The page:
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Village Board: Officials discuss delays, approve change orders for Heritage Park Active Core

Jessie Molloy, Freelance Reporter
4:49 pm CST December 3, 2018

The Homer Glen Village Board had a lengthy conversation at its Nov. 28 meeting regarding payment change orders issued for the Heritage Park Active Core Project.

The Active Core is running behind schedule, in part because of poor weather conditions. While Phase I of the project, including the sports facilities and play and fitness areas was scheduled for completion by Oct. 19, it remains uncompleted, as does Phase II’s sensory garden and court games, which were due to be completed last week. With continued snow and freezing temperatures predicted, it is now assumed that all three phases of the park will be completed in spring 2019. 

Nevertheless, several change orders have been issued for the items that have already been completed, fixing or addressing issues which were overlooked or needed additional work. 

The board approved payment on three of those items during the meeting for a total cost of $18,161.

The first approved order provides $7,000 in funds for extra materials and labor needed to install handrails at the park’s pavilion. The handrails are required by building code but were overlooked in the original plans.

Another item allocated $5,115 for landscaping changes and backfilling, which was necessitated by drainage issues and utility installation. According to Village Clerk Anne Holtz, this issue was not discovered until some of the work was already underway and was fairly routine.

The third issue, which caused some debate among the board members, regarded the replanting of 19 trees. Integral Construction is requesting $6,046 in landscaping and earthwork costs related to the removal and transplanting of the trees, which were installed during the completion of the Heritage Circle construction project but were deemed to be in the way of the Active Core construction.

Some of the trees in question were moved and transplanted in Goodings Grove Park, while others are being stored and are awaiting replanting.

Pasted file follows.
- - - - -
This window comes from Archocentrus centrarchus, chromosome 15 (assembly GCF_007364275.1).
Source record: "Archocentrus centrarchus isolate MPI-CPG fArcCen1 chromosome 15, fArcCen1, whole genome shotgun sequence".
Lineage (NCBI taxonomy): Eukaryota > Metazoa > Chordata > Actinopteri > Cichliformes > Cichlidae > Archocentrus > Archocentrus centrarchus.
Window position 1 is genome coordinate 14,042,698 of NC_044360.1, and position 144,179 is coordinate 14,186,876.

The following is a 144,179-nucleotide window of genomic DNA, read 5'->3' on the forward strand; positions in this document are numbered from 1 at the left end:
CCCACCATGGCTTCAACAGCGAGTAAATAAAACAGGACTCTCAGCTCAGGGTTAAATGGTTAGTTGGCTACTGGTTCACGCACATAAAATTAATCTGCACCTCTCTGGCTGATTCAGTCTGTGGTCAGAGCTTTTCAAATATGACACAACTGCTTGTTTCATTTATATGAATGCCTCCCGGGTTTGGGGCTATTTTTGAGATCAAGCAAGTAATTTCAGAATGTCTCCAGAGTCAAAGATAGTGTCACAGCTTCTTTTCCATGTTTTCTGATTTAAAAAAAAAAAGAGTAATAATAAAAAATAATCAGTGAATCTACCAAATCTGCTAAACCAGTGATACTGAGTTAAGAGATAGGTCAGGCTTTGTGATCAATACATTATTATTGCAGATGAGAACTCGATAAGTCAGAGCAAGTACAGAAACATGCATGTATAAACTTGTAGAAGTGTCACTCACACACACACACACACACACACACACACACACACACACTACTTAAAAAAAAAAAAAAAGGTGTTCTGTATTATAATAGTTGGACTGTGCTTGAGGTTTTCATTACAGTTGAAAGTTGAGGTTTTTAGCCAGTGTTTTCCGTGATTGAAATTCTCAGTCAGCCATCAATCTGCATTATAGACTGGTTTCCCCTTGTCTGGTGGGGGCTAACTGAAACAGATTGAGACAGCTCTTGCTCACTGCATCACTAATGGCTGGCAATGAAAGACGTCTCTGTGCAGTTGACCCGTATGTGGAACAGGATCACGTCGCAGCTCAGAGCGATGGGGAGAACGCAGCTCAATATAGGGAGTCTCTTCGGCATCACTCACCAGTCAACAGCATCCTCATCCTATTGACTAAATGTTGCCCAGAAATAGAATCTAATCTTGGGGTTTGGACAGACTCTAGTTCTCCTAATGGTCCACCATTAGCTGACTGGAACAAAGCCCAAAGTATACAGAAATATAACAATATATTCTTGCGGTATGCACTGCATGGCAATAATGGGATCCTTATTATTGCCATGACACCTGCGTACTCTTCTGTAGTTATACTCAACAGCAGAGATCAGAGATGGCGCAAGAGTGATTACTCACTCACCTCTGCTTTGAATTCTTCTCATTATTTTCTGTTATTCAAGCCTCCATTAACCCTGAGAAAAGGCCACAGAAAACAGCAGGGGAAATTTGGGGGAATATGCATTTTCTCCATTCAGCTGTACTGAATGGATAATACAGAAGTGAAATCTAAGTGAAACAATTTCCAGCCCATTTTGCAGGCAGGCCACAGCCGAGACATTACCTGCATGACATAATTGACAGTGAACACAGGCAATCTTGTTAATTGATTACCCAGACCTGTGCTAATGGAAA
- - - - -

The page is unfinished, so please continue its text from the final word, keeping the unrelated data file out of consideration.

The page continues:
Trustees Keith Gray and Christina Neitzke-Troike questioned if the Village should be responsible for these costs if Integral Construction or TRIA Architecture should have foreseen the conflict and was therefore responsible for the extra work.

“I want to know who messed up here,” Mayor George Yukich said. “If you do a job for someone and screw up, the person who hired you shouldn’t be responsible for the extra work costs.”

Trustees Beth Rodgers and Brian Burian, the only two trustees who had attended the staff meeting where initial approval was given for the orders, were both absent from the board meeting. 

“Staff approved the payments for the work, so we do have to pay it,” Holtz said. “We just don’t know who gave the approval, because neither of the people who were there are here to explain it.”

This created further debate, as Neitzke-Troike said she thought she should have been notified of the meeting as co-chair of the Parks & Recreation Committee. 

“I know I had a baby and missed a few meetings, but I would have appreciated an email letting me know this was happening before this week,” she said, also drawing into question why Burian (a member of the Community & Economic Development Committee) had been included in the meeting and she had not.

Village Manager Anne Marie Gaura noted that in order for all three trustees to be included in future meetings with the park, the meetings would need to be made public and be announced in advance.

“We could make them public, if that’s what you want,” she said. “Though, if it were public and residents were attending, that could change the tone of the conversations.”